At the end of 2022, the world has become a whole lot less interesting: Vivienne Westwood (1941-2022) is dead. She was the punk of British fashion, stylist for the Sex Pistols, committed activist and provocateur for life.
The beginning of her life seemed almost conventional: the young Westwood only pursued her dream of studying art and fashion for one semester. As a working-class child, she saw no future for herself in the elite art world and resigned herself to her supposed fate. She married, became an elementary school teacher and had her first son at 22.
Shortly after separating from her first husband, however, she met Malcom McLaren (1946-2010), who later became the manager of the Sex Pistols. This relationship also produced a son when Westwood was 26.
Fashion never let her go. Self-taught, she taught herself everything. She undid the seams on her clothes and examined the patterns. Her creativity did the rest: together with McLaren, she painted T-shirts with phallus symbols, decorated them with leather, rivets and nails. She graphically chanted slogans like "chaos" or "destroy" - also in reference to a swastika. She later combined it with fetish fashion and simply renamed her shop on King's Road in London "SEX". Everything in and about it was provocative, from the name to the clothes to the saleswomen, who scared many customers so much that they didn't even dare to enter the shop.
By then the punk movement had already reached its original peak, for Westwood it was just the beginning of a career that was to overturn again and again in terms of creativity. While the "SEX" shop and the punk - much to the Briton's chagrin - became tourist attractions and accessories for inconsequential fashion chains - Westwood conquered the catwalk, the newspapers, the models, the fashion and art world.
There isn't an industry award that the fashion designer hasn't won at least once. And yet not a moment in which the Briton would have ever adapted. Even in 1992, when she was made an officer of the British Empire at Kensington Palace, she provoked by not wearing her underwear. It's not a rumor - she showed it to the photographers with a grin. Neither this action nor the iconic shirts from her early days, on which she stuck a safety pin through the Queen's lip, prevented Queen Elizabeth II (1926-2022) from also appointing Westwood as Dame of the British Empire in 2006.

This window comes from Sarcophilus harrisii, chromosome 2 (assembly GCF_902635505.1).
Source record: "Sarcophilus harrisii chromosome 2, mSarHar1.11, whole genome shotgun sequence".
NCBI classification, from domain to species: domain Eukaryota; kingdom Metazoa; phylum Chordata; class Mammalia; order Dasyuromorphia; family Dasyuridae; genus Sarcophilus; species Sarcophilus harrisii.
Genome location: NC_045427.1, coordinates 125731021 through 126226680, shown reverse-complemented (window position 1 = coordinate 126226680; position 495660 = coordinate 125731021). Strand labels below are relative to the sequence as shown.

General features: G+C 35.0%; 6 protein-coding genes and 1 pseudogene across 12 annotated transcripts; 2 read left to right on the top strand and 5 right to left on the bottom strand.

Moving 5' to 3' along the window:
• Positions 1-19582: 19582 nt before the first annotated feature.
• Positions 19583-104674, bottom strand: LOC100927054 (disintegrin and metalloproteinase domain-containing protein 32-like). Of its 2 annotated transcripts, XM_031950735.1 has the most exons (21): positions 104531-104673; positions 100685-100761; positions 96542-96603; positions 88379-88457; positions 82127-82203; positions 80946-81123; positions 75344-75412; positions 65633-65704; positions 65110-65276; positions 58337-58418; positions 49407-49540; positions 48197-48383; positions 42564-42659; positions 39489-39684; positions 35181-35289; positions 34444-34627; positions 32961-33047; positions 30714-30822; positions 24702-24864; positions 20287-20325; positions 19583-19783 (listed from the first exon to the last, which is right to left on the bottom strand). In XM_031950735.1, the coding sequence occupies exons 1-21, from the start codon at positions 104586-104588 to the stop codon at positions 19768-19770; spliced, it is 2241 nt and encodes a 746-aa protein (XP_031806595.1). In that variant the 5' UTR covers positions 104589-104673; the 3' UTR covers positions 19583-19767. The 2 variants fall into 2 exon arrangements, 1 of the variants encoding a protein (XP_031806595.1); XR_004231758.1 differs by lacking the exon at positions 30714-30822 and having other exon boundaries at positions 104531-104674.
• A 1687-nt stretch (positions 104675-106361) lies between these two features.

Her private life was also exciting. While Westwood was teaching in Vienna in the early 1990s, she met her third husband among her students, the Austrian Andreas Kronthaler (56), who was 25 years her junior. She formed a creative duo with him until the end of her life. It was he who persuaded Westwood to finally move out of her council flats and into her own house after 30 years. And to buy a dishwasher - which, above all, made his work easier, according to Westwood, housework was "his terrain".
Westwood was also a political activist who didn't accept that the world should stay the way it is. She donated millions to save the rainforest, protested against fracking, for animal rights, against the extradition of Assange (51) to the USA, for the protection of indigenous peoples, against nuclear weapons, and, and, and.
Her environmental awareness and criticism of capitalism also affected her own business. "No one needs all that," Westwood said in 2013 at "Zeit." She refused to open any more stores, hiring consultants to help her procure more environmentally friendly materials, saying she "simply wanted to offer fewer products." Her call to consumers: "Buy less, choose more carefully, use longer." Her "SEX" shop is still there - it's now called "World's End".
She used every interview to get her political views heard, which often got on the nerves of the journalists. Which seems only fair, after all the world was doing the same to her. She couldn't take conceptual artists like Ai Weiwei (65) seriously, as she also assured "Zeit". She doesn't know what to do with a picture by Andy Warhol (1928-1987) other than to throw it away. And while fashion enthusiast Carrie Bradshaw adores Westwood and wears her label's wedding dress in 'Sex and the City,' the British fashion designer said of blockbuster films: "I'd rather wait at the bus stop for a bus that's never coming than be like this watch a movie."
Westwood loved museums and nonfiction. She couldn't understand why people would rather be sedated than be on the air themselves. For her, the biggest problem of youth: "You can't think when you're watching TV." It is only logical that the fashion designer repeatedly recommended "a book" as the best accessory.